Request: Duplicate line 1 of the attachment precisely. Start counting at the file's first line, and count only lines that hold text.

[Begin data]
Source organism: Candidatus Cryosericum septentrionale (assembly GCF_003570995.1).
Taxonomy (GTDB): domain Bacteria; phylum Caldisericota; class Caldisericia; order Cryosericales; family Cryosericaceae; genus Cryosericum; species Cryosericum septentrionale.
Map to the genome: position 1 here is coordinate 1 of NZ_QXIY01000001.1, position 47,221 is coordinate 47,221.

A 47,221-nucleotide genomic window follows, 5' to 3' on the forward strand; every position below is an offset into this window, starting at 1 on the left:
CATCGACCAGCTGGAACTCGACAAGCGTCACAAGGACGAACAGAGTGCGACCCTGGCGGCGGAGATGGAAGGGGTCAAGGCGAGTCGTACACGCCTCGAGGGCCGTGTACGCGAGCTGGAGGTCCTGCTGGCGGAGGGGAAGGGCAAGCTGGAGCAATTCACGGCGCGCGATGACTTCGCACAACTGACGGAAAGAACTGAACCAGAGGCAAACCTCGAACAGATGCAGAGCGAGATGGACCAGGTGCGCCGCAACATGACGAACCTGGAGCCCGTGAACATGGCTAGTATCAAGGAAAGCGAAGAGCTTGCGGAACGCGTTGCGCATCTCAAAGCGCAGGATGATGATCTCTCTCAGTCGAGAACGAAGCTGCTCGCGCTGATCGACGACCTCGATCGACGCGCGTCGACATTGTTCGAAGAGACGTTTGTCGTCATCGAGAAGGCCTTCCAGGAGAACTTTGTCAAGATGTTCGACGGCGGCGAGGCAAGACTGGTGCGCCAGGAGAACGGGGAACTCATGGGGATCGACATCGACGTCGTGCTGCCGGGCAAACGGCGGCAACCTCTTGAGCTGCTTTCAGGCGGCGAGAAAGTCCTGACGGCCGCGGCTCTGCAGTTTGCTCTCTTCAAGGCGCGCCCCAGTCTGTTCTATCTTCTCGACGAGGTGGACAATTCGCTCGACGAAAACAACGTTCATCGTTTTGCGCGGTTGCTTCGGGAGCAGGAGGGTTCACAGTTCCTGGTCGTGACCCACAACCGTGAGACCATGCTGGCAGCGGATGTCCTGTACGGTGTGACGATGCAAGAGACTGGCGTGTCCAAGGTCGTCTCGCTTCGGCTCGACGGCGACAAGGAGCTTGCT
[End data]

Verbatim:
Source organism: Candidatus Cryosericum septentrionale (assembly GCF_003570995.1).